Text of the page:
The Air Force’s top Pacific Commander said China’s behavior in the Pacific is both provocative and cooperative regarding its military posture and stance on disputed territories in the region.
“I think the territorial disputes and the way they are being handled are things we have concern over. At the same time, they are engaging. There are other cases where they are engaged and handle things in a more appropriate way,” Gen. Herbert Carlisle, Air Force Pacific Commander, said May 5 at an event at the Center for Strategic and International Studies, Washington, D.C.
Regarding concerns about China’s assertive or aggressive posture in the region, Carlisle mentioned their rapid military buildup to include the construction of an aircraft carrier. He also added that the Chinese Navy was venturing much farther off the coast for operations than it has in prior years.
“Some of the exercises they have done have gone significantly farther out. They’ve continued to expand their ability to operate farther and farther away,” Carlisle added.
Alongside his expressions of concern regarding China’s behavior in the region, Carlisle also praised China for its increased engagement and cooperation with the West.
In particular, he cited China’s planned participation in a large-scale Rim-of-the-Pacific training exercise slated for this summer.
The U.S. Air Force four-star joined other senior U.S. officials in formally questioning the basis for China’s so-called nine-dash line claim regarding the South China Sea. China appears to claim most, if not all of the South China Sea through the assertion of a nine-dash line which vaguely asserts control, access and sovereignty over 1.4 million square miles of islands, Pentagon officials said.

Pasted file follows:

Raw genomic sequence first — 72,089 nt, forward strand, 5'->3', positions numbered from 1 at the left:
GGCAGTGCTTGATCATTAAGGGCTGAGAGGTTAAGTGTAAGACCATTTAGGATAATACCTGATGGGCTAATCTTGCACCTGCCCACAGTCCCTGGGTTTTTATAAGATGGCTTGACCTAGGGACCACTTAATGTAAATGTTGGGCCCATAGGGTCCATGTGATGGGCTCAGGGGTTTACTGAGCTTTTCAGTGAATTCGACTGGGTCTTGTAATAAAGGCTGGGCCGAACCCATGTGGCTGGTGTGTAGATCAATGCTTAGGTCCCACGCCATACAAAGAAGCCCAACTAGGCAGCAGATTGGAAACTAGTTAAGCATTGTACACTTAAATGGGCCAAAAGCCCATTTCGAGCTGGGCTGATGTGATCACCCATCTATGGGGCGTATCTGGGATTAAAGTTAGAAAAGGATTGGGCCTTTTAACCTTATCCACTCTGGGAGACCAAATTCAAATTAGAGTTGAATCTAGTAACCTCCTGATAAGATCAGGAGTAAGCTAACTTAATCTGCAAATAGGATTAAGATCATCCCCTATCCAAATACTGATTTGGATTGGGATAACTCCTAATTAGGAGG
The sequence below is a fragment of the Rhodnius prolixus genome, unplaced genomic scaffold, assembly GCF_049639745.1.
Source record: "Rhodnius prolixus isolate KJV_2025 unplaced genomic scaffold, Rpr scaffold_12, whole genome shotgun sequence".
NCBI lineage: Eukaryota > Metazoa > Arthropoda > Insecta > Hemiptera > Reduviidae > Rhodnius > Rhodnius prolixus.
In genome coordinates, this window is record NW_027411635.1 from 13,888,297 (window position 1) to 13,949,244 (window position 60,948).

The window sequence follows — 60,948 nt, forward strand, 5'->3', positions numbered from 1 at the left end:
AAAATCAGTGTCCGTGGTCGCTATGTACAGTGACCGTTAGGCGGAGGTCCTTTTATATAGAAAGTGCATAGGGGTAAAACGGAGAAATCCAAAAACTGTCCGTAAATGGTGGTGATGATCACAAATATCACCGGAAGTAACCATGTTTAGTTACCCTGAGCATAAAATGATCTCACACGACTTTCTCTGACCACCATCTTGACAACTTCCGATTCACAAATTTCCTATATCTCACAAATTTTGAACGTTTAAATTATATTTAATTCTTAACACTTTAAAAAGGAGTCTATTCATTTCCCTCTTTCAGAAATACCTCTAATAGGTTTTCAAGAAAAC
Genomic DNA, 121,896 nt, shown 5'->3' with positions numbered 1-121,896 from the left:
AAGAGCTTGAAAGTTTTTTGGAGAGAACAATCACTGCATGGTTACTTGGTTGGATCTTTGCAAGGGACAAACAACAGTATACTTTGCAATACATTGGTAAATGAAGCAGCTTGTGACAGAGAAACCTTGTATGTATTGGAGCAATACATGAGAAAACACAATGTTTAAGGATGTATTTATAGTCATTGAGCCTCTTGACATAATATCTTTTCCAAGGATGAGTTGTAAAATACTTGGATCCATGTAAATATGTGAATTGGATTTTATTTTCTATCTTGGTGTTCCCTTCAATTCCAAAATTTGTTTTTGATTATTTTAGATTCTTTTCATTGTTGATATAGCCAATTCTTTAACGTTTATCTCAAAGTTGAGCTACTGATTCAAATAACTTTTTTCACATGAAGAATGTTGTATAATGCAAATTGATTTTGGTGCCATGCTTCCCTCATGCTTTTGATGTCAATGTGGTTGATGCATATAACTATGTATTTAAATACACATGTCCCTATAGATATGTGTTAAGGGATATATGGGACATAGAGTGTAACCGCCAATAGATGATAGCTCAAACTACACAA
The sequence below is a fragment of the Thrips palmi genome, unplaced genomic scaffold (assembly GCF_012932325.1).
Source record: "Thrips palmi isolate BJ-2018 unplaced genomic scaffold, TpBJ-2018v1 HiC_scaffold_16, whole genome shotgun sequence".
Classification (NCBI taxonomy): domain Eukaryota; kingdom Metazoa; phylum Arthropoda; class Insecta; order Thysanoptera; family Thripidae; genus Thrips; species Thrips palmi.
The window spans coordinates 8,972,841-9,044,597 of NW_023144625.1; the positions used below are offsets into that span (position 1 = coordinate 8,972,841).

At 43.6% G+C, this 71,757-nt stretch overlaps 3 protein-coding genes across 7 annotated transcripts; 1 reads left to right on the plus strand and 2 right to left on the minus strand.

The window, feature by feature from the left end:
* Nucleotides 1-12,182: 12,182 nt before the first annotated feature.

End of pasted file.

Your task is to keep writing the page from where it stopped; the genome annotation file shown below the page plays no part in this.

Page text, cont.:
Although U.S. officials say China has not clearly articulated what it means, the nine-dash line can be traced back to China’s ruling party from 1928 to 1949 – the Koumintang. The Koumintang retreated to Taiwan in 1949 when the Communist Party of China took over following civil war in the country, however the concept of the nine-dash line has endured.
“I’m not sure of the legal basis for their nine-dash line,” said Carlisle, who went on to add that he would like to see the matter resolved peacefully.
The U.S. has officially gone on record saying that the People’s Republic of China’s nine-dash line is not in accordance with existing international law.
Earlier this year, Assistant Secretary of State for East Asian and Pacific Affairs Danny Russel testified before the House Committee on Foreign Affairs stating that “under international law, maritime claims in the South China Sea must be derived from land features. Any use of the ‘nine-dash line’ by China to claim maritime rights not based on claimed land features would be inconsistent with international law.”
China’s nine-dash line claims have implications for a large collection of disputed islands in the South China Sea called the Spratly Islands.
The Spratly Islands includes an area of more than 750 reefs, small islands and atolls in the South China Sea off the coasts of the Philippines, Malaysia and Vietnam. Highly disputed for centuries, the area is rich in oil and natural gas. Countries claiming rights to territory in the Spratly Islands include China, Malaysia, Vietnam, Philippines, Taiwan, and Brunei.
Under the U.N. Convention on the Law of the Sea, negotiated in the 1980s and updated in the 1990s, there are no provisions granting rights to waters without regard to land-based sovereign rights. In fact, the U.N. treaty specifies that territorial waters extend for 12 miles off of the coast of sovereign territory. This means that, while other countries have a right to peaceful innocent passage within the 12 miles, the waters are regarded as an extension of the territory of the country, a Pentagon official explained.
“Beyond the 12 miles you have high seas freedoms. What that means is you can do what you want to so long as you don’t threaten the economic interests of that country,” a Pentagon official explained.